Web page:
San Suu Kyi has appealed in videotape smuggled from Rangoon for 
strong action by other nations to protect members of her political 
party from the military government.
	   The tape, seen in Bangkok, was to be played before the United 
Nations Human Rights Commission in Geneva later today.
	   The regime has denied the UN Special Rapporteur on Human Rights 
access to the country. Suu Kyi has been under virtual house arrest 
since November and messages from her have been increasingly rare.
	   "I put the political rights of the National League for Democracy 
and others working for democracy in Burma as the most important 
item on the agenda of the Human Rights Commission," Suu Kyi said.
	   The tape was made before a parcel bomb exploded Sunday night at 
the home of Lieutenant General Tin Oo, one of the four most 
powerful generals of the ruling State Law and Order Restoration 
Council. The general's eldest daughter was killed, but he escaped 
	   No one has claimed responsibility for the blast and the 
government has yet to accuse anyone. Suu Kyi's party espouses 
political change through non-violent means.
	   The 1991 Nobel Peace Prize winner said her party's rights were 
of paramount importance because all other democratic political 
parties operating on a national level in Burma already had been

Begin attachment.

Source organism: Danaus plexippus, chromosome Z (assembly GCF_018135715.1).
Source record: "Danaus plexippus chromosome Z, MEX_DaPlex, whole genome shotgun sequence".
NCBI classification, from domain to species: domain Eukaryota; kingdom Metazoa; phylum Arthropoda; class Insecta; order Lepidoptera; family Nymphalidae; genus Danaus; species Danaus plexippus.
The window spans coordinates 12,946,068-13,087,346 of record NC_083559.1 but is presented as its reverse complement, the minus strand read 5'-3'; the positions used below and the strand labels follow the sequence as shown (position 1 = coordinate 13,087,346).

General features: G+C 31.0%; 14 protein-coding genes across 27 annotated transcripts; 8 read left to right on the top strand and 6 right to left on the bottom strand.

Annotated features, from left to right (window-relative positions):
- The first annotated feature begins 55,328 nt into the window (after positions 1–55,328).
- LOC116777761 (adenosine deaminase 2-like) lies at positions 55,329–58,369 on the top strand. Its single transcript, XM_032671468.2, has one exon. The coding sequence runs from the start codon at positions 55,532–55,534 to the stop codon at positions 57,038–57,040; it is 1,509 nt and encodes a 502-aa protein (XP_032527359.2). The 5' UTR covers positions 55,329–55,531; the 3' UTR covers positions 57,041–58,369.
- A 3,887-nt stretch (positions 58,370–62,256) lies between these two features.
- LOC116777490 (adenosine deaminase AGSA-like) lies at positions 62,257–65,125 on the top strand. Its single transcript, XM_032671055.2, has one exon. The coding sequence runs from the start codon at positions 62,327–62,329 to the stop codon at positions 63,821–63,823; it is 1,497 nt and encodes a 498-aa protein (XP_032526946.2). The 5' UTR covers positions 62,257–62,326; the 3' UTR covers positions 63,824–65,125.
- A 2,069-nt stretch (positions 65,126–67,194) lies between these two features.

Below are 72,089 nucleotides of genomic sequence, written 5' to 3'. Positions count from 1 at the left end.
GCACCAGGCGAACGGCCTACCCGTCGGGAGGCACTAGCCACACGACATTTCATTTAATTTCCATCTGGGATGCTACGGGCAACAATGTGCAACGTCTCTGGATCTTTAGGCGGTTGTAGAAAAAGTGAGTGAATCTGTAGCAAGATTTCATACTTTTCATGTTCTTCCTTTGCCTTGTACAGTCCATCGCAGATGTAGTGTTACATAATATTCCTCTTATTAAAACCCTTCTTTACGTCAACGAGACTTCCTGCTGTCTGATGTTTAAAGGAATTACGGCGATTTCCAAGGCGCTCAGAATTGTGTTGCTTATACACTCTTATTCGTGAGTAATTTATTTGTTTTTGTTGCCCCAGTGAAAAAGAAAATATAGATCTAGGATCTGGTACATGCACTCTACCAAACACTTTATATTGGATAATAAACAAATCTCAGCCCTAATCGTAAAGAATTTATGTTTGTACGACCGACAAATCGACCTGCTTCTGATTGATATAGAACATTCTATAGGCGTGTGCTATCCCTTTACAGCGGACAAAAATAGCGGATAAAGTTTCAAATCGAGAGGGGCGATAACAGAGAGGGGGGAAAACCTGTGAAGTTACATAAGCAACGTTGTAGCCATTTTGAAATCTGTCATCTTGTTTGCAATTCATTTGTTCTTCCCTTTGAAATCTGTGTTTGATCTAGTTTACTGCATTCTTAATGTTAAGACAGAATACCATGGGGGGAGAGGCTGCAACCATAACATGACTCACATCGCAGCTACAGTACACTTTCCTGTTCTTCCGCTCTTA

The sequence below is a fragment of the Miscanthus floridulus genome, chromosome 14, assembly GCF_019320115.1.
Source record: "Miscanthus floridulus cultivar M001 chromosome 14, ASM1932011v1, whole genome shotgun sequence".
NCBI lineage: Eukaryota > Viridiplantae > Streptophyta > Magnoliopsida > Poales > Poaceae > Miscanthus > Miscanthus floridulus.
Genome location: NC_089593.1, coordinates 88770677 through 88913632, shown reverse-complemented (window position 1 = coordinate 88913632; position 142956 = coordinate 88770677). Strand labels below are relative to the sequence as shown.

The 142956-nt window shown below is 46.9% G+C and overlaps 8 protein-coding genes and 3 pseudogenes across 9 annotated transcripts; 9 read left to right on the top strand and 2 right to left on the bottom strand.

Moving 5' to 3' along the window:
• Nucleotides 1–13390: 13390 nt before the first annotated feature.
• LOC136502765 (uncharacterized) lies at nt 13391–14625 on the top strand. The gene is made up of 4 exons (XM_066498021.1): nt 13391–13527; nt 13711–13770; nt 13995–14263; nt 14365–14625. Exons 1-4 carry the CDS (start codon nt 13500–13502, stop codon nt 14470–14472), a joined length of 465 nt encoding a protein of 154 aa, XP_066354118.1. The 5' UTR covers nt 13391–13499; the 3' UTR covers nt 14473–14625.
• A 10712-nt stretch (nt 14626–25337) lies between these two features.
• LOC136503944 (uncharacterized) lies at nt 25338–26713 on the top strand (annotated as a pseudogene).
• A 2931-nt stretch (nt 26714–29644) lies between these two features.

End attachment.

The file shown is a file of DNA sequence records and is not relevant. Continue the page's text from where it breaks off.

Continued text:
crushed by the government.
	   The NLD won 82 percent of the vote in a 1990 national election 
that the military refused to honor. A UN General Assembly 
resolution that year called on Burma's authorities to respect the 
election results and institute democracy.
	   Suu Kyi urged the United Nations to see that the resolution was 
implemented and not to "just regard it as a piece of paper."
	   Since May 1996, the military government has staged a series of 
increasingly harsh crackdowns on Suu Kyi's party, arresting 
hundreds and sentencing many to long prison terms.
	   Several party members have been forced to resign under threats 
from the government, Suu Kyi said, and others have been rounded up 
by the army to be used to carry equipment in battle zones.
	   "We need maximum attention on what is happening to the NLD," Suu 
Kyi said, "because it is an indication of how far the authorities 
are prepared to go to prevent democracy from taking root in Burma."
	   Suu Kyi also urged the Thai government to stop forcing Karen 
refugees back to Burma and to allow the UN High Commissioner for 
Refugees to help them.
	   "We would like the Thai government to look upon these refugees 
with compassion," she said.
	   More than 15,000 Karens have fled a recent Burmese army 
offensive, joining an estimated 70,000 refugees from Burma already 
living in Thailand. The Thai government has refused the UNHCR 
access to the camps, and has denied forcing anyone back.
	   The refugees, Thai village militiamen and some Thai soldiers 
have told The Associated Press that refugees have been forced back. 
The United States, the European Union, the United Nations and human 
rights groups have urged Thailand to stop forced repatriations.
	   Suu Kyi called unrest between Buddhist monks and Muslims in 
Burma a symptom of "social unrest related to political 
dissatisfaction and economic problems."
	   Buddhist monks ransacked mosques in several cities last month 
after reports a Buddhist girl had been raped by Muslim men.
	   "Forced labour is a daily business in Burma," Suu Kyi added, 
charging that many children were suffering because of it.
	   The European Union stripped Burma of its trading privileges with 
the economic bloc in March because of evidence of forced labour in 
the country.
	   AP  ts